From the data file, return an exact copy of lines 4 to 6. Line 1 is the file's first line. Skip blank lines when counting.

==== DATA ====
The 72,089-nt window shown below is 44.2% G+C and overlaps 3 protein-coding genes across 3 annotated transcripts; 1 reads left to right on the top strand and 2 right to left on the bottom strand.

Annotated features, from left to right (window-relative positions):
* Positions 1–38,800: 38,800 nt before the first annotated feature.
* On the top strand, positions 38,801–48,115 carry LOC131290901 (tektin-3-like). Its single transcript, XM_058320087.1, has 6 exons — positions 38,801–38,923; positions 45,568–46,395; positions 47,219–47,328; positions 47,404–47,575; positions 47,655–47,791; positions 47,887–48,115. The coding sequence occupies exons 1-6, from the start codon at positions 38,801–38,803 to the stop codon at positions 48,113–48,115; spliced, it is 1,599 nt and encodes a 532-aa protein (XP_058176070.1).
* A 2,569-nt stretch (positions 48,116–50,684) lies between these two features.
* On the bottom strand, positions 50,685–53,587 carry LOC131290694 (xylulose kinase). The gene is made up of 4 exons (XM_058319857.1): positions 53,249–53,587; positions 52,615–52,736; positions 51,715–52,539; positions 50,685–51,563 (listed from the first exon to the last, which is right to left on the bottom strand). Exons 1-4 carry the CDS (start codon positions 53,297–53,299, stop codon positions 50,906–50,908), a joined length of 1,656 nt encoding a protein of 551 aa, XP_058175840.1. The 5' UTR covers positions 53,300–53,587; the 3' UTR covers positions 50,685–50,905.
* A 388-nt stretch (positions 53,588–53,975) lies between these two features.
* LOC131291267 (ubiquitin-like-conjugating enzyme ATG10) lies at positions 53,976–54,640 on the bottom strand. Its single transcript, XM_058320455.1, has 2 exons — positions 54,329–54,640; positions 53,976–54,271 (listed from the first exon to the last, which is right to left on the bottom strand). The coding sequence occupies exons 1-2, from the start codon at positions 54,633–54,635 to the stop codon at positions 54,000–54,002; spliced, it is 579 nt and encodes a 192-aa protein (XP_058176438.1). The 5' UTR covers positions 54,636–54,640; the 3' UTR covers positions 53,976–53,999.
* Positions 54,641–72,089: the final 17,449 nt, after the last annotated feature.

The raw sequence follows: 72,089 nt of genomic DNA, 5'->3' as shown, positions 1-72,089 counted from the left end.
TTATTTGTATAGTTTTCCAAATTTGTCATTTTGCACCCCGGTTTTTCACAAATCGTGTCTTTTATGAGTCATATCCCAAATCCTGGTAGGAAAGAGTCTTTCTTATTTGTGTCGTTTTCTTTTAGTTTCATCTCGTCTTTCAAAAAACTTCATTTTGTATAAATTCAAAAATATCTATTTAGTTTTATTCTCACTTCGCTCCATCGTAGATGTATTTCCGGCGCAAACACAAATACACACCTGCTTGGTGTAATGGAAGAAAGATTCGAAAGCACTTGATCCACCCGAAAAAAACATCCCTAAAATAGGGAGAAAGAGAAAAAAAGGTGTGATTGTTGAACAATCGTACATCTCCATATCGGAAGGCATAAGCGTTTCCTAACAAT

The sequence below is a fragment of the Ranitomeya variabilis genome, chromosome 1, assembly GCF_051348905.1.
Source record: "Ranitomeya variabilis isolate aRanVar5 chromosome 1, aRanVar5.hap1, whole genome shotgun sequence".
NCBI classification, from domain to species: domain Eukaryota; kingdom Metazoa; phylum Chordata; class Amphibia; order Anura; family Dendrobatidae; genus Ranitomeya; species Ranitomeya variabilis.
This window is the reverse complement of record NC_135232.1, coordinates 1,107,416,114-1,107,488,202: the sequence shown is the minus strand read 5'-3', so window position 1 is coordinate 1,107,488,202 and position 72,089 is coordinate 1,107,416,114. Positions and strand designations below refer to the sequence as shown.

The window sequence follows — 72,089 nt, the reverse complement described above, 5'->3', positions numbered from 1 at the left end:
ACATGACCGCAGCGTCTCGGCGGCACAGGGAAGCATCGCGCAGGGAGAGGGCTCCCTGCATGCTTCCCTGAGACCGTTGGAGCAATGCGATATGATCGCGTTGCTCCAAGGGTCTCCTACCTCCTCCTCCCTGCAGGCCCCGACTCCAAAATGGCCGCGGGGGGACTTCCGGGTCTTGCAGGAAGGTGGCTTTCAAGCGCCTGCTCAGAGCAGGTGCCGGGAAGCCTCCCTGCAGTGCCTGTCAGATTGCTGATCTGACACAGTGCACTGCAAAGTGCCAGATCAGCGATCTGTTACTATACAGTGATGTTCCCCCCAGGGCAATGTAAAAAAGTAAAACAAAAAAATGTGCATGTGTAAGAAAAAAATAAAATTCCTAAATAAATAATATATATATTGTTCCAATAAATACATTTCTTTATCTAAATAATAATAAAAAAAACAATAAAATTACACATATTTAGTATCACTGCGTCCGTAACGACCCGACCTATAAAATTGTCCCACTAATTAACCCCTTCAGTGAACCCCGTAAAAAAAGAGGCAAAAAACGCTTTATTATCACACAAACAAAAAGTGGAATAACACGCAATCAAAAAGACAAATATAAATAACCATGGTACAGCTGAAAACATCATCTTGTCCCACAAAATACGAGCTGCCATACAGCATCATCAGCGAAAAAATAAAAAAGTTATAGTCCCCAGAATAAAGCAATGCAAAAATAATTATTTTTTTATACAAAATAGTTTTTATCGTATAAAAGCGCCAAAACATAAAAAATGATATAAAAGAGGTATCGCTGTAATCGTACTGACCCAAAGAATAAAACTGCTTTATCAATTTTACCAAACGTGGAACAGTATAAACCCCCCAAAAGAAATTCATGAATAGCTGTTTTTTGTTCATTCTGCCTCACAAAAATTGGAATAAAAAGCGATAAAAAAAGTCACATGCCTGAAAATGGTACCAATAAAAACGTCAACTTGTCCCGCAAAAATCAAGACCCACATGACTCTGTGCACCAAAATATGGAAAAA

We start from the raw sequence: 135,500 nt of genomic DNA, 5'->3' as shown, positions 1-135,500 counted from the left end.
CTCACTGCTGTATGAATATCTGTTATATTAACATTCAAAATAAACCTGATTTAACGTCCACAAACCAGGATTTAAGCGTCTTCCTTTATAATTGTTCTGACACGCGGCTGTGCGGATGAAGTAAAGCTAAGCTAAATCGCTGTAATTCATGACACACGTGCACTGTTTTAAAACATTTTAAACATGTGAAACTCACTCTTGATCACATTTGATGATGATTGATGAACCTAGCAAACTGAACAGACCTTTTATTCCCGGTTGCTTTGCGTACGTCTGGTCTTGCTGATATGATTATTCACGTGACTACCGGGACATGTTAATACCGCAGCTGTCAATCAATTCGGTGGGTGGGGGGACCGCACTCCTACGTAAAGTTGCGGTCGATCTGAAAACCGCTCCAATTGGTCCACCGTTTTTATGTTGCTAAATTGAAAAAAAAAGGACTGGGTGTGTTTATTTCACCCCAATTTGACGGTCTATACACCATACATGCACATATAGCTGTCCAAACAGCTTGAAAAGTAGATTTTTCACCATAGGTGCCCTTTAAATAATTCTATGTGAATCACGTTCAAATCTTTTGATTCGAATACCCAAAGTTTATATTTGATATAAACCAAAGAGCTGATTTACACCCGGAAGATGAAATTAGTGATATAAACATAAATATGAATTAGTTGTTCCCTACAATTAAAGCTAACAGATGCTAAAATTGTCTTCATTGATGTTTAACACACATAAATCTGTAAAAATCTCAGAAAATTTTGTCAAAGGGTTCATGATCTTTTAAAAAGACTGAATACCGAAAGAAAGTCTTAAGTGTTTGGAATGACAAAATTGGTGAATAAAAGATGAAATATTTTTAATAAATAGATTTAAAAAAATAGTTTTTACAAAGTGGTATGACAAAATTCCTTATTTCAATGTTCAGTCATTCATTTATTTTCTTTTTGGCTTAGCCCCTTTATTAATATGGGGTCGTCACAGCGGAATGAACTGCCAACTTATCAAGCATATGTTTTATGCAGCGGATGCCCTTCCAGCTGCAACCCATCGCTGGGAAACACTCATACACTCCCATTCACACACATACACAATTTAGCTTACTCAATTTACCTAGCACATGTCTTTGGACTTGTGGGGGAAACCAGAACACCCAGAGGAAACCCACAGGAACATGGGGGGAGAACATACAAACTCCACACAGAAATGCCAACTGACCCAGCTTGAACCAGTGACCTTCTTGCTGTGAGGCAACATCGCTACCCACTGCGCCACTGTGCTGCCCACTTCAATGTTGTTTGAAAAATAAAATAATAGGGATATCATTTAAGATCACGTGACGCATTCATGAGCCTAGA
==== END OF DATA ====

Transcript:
* On the top strand, positions 38,801–48,115 carry LOC131290901 (tektin-3-like). Its single transcript, XM_058320087.1, has 6 exons — positions 38,801–38,923; positions 45,568–46,395; positions 47,219–47,328; positions 47,404–47,575; positions 47,655–47,791; positions 47,887–48,115. The coding sequence occupies exons 1-6, from the start codon at positions 38,801–38,803 to the stop codon at positions 48,113–48,115; spliced, it is 1,599 nt and encodes a 532-aa protein (XP_058176070.1).
* A 2,569-nt stretch (positions 48,116–50,684) lies between these two features.
* On the bottom strand, positions 50,685–53,587 carry LOC131290694 (xylulose kinase). The gene is made up of 4 exons (XM_058319857.1): positions 53,249–53,587; positions 52,615–52,736; positions 51,715–52,539; positions 50,685–51,563 (listed from the first exon to the last, which is right to left on the bottom strand). Exons 1-4 carry the CDS (start codon positions 53,297–53,299, stop codon positions 50,906–50,908), a joined length of 1,656 nt encoding a protein of 551 aa, XP_058175840.1. The 5' UTR covers positions 53,300–53,587; the 3' UTR covers positions 50,685–50,905.